Hello!

I have a really crappy English class. We're doing a unit on public speaking, and we get to choose a topic and give a "lecture" to the class. Some people are doing instructional talks, like how to tie shoelaces; and other people are giving persuasive talks.

To annoy the crap out of my teacher, I'm doing a 45 minute long presentation on the Green-Tao Theorem. If you have any suggestions or links to good papers, I'd appreciate it, but that's not what this note is about.

I have discovered a truly marvelous property that may help with a compact proof. I observed (in my science class) that given an arithmetic sequence, there tended (see the last paragraph for more info) to be prime numbers in prime positions! For example, consider the sequence:

\[1, 4, \boxed{7}, 10, \boxed{13}, 16, \boxed{19}, 22, 25, 28, \boxed{31}, 34, \boxed{37}, \dots\]

Notice how all boxed numbers are primes. Here is a list of the **positions** at which the prime numbers appear:

\[3, 5, 7, 11, 13\]

These are all primes! In fact, these are all CONSECUTIVE primes! Wow! Why is this? Can we generalize this for any arithmetic progression \(a_1, a_1+d, a_1+2d, \dots\)? Is it a coincidence that the difference in this sequence (\(3\)) is prime, since the same property obviously wouldn't hold for \(d=6\)? And is this an application of the GT Theorem or part of it's proof? Isn't it just the difference \(d\) in the APs that matter because \(a_1\) can be shifted back or forward by \(d\) to align the primes into prime positions?

I've taken steps toward a proof that may or may not be really awesome. I'll publish it when (or if) I finish it. What do you think?

As another example, consider \(a_1=-1\), \(d=3\). The sequence is:

\[-1, 2, 5, 8, 11, 14, 17, 20, 23, 26, 29\]

which has primes at positions:

\[2, 3, 5, 7, 11\]

which seems pretty odd (get it?).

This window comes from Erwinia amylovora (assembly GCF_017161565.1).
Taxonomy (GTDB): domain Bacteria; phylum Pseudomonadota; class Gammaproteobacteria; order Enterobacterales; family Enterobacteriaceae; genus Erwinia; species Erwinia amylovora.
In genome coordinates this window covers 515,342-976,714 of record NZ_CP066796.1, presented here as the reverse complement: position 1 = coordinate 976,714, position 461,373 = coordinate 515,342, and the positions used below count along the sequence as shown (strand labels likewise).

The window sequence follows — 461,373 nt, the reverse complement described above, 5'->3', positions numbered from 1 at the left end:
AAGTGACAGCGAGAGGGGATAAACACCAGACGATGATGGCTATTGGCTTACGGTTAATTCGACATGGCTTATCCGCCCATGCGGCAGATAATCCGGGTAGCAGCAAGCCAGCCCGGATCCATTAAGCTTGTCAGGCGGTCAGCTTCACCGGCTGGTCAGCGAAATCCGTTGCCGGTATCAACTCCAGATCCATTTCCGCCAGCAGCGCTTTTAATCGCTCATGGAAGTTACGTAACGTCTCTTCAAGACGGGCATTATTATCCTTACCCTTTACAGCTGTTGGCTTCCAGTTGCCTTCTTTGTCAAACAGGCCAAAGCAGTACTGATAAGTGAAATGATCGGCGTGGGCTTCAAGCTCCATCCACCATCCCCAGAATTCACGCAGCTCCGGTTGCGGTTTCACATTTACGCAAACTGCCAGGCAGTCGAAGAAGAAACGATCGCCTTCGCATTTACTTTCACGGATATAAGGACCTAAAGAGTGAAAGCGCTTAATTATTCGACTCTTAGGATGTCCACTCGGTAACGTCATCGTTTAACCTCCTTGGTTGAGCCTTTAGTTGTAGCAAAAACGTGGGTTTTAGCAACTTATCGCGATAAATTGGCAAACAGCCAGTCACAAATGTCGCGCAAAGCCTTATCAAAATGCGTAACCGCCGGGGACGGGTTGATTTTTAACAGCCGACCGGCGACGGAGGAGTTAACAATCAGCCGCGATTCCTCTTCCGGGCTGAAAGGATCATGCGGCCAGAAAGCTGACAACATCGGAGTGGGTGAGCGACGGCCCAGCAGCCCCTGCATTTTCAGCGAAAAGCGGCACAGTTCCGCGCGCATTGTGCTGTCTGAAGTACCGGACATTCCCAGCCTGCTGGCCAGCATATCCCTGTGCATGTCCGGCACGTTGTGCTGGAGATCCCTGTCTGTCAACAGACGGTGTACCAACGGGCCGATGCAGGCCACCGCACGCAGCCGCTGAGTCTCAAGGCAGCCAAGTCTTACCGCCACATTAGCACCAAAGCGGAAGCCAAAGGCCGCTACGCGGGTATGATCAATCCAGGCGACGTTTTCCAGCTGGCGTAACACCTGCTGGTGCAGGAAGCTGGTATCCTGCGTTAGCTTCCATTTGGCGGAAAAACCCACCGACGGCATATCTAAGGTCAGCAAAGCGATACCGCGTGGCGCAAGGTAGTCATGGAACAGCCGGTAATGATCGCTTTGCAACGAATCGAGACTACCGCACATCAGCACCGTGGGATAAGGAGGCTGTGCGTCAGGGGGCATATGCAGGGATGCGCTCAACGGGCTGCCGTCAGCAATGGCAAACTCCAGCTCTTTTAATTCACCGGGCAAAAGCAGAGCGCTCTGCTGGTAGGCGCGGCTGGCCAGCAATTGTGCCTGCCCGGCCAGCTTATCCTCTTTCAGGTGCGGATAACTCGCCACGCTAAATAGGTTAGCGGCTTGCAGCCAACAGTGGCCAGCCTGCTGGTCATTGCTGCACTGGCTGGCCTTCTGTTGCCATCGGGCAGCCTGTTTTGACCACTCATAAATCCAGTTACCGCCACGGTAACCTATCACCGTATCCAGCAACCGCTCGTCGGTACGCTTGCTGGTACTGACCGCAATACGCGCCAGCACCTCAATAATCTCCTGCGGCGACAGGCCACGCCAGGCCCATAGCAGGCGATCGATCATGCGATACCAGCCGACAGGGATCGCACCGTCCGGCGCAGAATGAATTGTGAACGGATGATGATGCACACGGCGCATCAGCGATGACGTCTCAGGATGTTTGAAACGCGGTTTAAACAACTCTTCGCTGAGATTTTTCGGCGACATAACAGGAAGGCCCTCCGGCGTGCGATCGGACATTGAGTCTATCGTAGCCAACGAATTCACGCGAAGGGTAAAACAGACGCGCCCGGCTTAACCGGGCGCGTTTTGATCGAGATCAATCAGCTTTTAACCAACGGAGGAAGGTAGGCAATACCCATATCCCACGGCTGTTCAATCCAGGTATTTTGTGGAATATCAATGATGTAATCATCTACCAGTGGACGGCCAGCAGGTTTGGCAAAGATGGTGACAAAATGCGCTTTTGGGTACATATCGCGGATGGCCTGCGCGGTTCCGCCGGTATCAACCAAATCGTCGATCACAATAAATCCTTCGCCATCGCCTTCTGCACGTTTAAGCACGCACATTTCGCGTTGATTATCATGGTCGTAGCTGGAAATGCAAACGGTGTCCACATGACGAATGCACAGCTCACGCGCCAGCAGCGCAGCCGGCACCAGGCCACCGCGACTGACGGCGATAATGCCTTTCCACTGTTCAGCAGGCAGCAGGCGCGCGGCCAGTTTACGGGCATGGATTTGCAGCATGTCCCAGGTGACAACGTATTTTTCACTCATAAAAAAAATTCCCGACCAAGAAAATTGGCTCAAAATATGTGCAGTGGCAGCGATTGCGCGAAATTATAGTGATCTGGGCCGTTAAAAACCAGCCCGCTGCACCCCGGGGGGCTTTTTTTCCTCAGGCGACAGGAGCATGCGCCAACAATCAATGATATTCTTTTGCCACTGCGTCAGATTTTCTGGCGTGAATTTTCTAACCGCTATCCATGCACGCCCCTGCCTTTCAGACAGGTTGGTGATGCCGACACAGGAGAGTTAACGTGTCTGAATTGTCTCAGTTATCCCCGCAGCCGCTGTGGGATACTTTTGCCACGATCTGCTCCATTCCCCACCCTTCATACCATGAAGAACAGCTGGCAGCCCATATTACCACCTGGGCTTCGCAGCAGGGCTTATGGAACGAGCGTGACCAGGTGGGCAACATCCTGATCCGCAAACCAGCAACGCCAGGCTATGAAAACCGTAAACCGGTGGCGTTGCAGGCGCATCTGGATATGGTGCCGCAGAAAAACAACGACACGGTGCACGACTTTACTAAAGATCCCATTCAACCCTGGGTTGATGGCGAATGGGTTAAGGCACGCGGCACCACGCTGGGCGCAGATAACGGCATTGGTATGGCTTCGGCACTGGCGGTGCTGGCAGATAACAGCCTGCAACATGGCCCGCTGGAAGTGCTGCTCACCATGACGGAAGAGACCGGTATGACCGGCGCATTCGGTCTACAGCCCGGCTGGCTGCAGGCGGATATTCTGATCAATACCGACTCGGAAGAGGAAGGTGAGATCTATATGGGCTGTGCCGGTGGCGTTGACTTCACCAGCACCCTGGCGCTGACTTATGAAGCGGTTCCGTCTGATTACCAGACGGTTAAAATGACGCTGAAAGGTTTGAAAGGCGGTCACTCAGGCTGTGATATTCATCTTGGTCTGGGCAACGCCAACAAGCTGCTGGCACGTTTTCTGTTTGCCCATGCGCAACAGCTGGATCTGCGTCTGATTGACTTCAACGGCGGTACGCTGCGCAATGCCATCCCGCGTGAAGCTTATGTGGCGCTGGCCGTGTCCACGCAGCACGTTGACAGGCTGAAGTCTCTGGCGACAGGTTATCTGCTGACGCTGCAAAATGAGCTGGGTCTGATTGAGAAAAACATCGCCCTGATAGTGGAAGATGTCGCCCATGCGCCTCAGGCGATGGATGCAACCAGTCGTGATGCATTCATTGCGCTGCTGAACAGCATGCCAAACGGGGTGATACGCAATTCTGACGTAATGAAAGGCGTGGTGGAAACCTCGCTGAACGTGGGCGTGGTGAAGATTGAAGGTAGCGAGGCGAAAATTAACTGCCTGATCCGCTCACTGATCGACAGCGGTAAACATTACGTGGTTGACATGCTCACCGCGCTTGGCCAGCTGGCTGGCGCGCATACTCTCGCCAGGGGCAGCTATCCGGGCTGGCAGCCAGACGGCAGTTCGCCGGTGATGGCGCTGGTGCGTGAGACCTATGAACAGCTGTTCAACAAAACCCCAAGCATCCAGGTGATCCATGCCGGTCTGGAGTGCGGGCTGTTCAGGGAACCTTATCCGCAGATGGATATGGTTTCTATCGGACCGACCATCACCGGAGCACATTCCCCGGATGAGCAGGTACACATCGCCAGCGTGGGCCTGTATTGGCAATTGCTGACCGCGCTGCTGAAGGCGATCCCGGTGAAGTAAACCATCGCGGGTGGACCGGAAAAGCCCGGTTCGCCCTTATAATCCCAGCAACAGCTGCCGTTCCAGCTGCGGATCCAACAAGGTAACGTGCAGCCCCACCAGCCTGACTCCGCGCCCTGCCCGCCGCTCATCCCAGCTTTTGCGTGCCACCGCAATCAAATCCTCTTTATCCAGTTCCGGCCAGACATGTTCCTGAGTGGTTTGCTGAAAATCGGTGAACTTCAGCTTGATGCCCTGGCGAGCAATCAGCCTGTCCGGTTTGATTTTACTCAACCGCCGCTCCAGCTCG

As pointed out by Daniel Liu, each "good" sequence such as the first one (\(a_1=1, d=3\)) can be shifted by changing \(a_1\). This will throw the "prime pattern". But what needs to be shown is that there exists an optimal \(a_1\) for ALL \(d\). In this case, at \(d=3\) the optimal solution is \(a_1=1\). What about \(d=10\)? What can we say about \(d\)? Must it be prime? What else can be observed?

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## Comments

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TopNewestIn the fist arithmetic sequence that you have written, we have 79 (a prime) on 27 (not a prime) th position.

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Oh I'm not saying it will work for ALL primes because otherwise we'd have a prime generator more powerful than any Riemann Hypothesis or similar algorithm.

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If anyone could do that, the world would literally have to bow down to their knees.

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13 minute 5k however is extremely impressive. If you moved to USA you could be #1!

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I just wrote a computer program that checks for this pattern. For the case \(a=1, d=3\), with upper bound the highest prime under \(100000\), the number of prime indices were \(921\) and the number of composites were \(3862\). This gives a \(19.3\%\) prime yield.

I'm not sure if this is higher than what we should expect or lower than what we expect.

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OMG thank you so much Daniel! I literally was just learning Python so I could do it myself, but I'll take your word for it!

As far as seeing if this is abnormally high, take the same amount of numbers but randomize the called "prime" numbers but with the same frequency. Or, vice versa it could look at all the numbers in the prime spots and see what percent of those were prime. It's not really important.

How general can you go? Here is the ideal program to solve this problem:

First, it finds the ideal \(a\) for EACH \(d\) (within some preferably massive limit).

It does exactly what you have described above to each ideal pattern, finding the % prime yield.

But it also adds the step I have mentioned above, where it calculates if that % was abnormally high or low.

After considering all these factors, hopefully the program can give a nice simple answer as to the nature of my so-called pattern.

Dude thanks so much though, I totally appreciate it cause if I can show this to be true then I might win Breakthrough Junior this year.

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Ideal \(a\) is probably small, because the larger we go the less frequent that the pattern holds.